Every now and then, often while I'm indexing our restaurant posts, I feel a pang of guilt that we don't review more southside eateries. When we first moved to Melbourne we didn't know many people and the two of us would use our weekends to jump on trams down to St Kilda, Prahran and east to Richmond, even while covering the vegetarian essentials in Fitzroy. Now it's just too convenient to stop by our staple inner-north hang-outs with our (mostly) inner-north pals. But we're currently working on a little project that we're hoping will pull us south of the river more often in the next few months.
It pulled us first to Colonel Tan's. Years ago @melbgastronome and @eatingwithjack alerted us to their veg options, and it just never happened. I felt immediately remorseful as we climbed the stairs and entered the dining space. The glam-grunge style warmed my inner-north hipster heart, the availability of both couches and lightly padded retro chairs cheered my aging back, and the DJ's indie Brit tunes were literally and figuratively music to my ears. The cages around the DJ booth, upper bar and kitchen window hinted at the messy night club incarnation of this venue that I probably didn't want to stick around for.
At 6:15pm we had our pick of the tables and plenty of time to linger over the menu, though the dining area filled rapidly around us. It's twisted Thai on offer - chicken and bean curd are stuffed into "Chiko rolls", bolognaise gets a Bangkok makeover and pork souvlakis are dressed with garlic, chilli and soya bean sauce. Dietary features aren't marked but the menu's about one-third vegetarian, skewed towards the entree end. Vegans should do OK, and coeliacs would need to focus on the curries and stir-fries.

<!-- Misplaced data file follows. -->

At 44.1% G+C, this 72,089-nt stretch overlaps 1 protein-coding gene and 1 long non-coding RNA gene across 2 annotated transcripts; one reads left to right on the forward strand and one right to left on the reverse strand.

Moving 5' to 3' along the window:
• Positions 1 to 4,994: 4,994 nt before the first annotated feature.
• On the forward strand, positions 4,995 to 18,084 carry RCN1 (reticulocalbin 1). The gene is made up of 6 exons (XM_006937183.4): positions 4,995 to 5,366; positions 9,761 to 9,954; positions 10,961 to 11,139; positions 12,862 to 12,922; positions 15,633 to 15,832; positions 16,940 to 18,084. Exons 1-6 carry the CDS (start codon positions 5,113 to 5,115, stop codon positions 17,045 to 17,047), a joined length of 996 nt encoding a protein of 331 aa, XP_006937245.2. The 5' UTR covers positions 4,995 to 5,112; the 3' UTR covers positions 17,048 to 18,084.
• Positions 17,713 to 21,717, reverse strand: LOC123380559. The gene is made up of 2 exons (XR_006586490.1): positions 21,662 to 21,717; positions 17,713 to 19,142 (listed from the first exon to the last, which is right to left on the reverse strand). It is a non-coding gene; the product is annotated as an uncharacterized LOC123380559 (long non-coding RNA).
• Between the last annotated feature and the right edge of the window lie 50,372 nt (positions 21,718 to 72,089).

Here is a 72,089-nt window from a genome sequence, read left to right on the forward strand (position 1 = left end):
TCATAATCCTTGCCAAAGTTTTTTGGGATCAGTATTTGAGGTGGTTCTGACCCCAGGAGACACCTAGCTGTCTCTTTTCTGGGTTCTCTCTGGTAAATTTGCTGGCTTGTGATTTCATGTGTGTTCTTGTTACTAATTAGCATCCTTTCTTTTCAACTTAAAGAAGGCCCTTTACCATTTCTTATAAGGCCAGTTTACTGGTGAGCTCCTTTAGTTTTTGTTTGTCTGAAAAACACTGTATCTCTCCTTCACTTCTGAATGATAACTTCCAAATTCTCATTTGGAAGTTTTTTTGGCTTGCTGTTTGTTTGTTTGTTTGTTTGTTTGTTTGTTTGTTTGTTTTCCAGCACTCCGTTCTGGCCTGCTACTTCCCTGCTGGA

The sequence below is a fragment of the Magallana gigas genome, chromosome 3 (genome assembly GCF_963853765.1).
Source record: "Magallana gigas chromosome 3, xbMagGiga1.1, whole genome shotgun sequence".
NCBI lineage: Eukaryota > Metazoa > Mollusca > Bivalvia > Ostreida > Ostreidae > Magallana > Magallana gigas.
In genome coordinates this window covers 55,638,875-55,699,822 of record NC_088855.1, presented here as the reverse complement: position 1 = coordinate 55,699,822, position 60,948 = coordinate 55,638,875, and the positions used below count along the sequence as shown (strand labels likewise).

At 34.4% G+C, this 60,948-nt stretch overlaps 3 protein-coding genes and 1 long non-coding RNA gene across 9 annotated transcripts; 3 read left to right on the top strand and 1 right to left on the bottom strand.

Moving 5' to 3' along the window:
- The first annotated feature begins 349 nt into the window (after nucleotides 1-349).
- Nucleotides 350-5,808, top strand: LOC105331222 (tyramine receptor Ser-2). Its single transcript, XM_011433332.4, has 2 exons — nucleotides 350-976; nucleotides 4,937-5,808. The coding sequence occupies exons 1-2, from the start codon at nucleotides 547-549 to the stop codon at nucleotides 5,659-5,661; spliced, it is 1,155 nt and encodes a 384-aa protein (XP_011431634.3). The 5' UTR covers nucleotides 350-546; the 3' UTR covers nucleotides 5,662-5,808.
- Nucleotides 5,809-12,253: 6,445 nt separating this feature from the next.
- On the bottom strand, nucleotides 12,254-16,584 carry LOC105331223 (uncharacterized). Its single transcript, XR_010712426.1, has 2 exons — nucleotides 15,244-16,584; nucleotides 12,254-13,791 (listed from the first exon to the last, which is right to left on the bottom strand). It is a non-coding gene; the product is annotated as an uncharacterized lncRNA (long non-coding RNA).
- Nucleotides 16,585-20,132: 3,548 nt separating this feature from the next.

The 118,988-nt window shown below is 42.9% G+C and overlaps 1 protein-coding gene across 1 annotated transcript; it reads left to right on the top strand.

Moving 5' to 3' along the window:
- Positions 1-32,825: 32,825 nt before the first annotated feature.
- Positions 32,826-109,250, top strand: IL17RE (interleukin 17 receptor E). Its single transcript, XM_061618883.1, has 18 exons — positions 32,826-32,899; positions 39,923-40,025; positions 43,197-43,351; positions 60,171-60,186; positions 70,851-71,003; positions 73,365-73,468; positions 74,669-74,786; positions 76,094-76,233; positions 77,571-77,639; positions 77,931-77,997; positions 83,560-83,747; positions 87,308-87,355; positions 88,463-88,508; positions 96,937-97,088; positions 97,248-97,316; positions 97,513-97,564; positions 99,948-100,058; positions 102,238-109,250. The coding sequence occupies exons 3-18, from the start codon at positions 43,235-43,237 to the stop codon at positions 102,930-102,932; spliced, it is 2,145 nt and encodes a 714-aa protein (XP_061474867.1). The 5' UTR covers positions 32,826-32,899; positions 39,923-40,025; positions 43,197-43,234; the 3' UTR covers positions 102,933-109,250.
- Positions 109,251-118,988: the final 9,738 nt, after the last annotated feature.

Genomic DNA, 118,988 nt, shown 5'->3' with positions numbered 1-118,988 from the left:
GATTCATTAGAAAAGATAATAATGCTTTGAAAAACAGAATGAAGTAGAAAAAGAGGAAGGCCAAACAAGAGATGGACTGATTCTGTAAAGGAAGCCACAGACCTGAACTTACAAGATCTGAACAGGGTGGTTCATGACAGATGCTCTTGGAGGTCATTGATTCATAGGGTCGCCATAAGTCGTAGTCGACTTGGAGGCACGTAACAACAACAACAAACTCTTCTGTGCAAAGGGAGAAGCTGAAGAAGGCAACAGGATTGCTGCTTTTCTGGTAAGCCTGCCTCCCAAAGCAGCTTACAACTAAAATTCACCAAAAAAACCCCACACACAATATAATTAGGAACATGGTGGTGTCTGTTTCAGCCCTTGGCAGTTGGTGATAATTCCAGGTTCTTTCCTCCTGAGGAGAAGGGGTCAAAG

We started out with sweet potato and cashew dumplings dipped in chilli soy (foreground, $12.50) and corn and coriander fritters smothered in sweet chilli (background, $9.50). Both had lovely tender textures, but relied almost entirely on their condiments for flavour.
Given the portion-to-price ratio of our entrees, we would never have predicted the bounty of chilli-salted fries to be had for $5.50. There was plenty of mayo for dunking, too, so they had us feeling pretty chipper.
The most fusion-fied of the vegetarian dishes is the tofu Whopper with peanut sauce ($9.50). It'd be no less difficult to eat it on your own than it was to divide between the two of us - the somewhat silken battered tofu slides between layers of tomato, cucumber, lettuce and carrot, and there's peanut sauce everywhere your fingers want to be. It's a likeable burger, but it could do with a little more heat.
Colonel Tan's lined up a lot for me to like - a comfy spray-painted space, cocktails, mocktails and a fun mash-up of a menu - but the food didn't quite make the final smack-down.
We appear to be in the minority with our meh food feelings! Colonel Tan's comes recommended by fellow vegetarian The Big V, plus omni blogs I'm Hungry, I'm So Hungree, please sir, can i have some more, Travelling in Mary Janes, MEETOO, The Misadventures of MissC, Hedonistic Habits, Dangerous Duplicity, Extra-ordinary Ordinaries, melbourne gastronome, paleo dining, The Secret Life of a Chef's Wife, The Chommery, the wrong beginning, Nurikko Visits, Popcorn & Toast, theworldofIRA, Kish + Co and Spaghetti Blogenese. Poor service soured visits from eyes on the fries and Let Me Feed You Melbourne.
229 Chapel St, Prahran
veg dishes $3.50-15.50
Accessibility: Colonel's Tan's is accessed via two flights of stairs, and I'm not aware of any alternative entries. Inside it's poorly lit and loud, with a mixture of reasonably spaced couches and tables. We received full table service and didn't visit the toilets.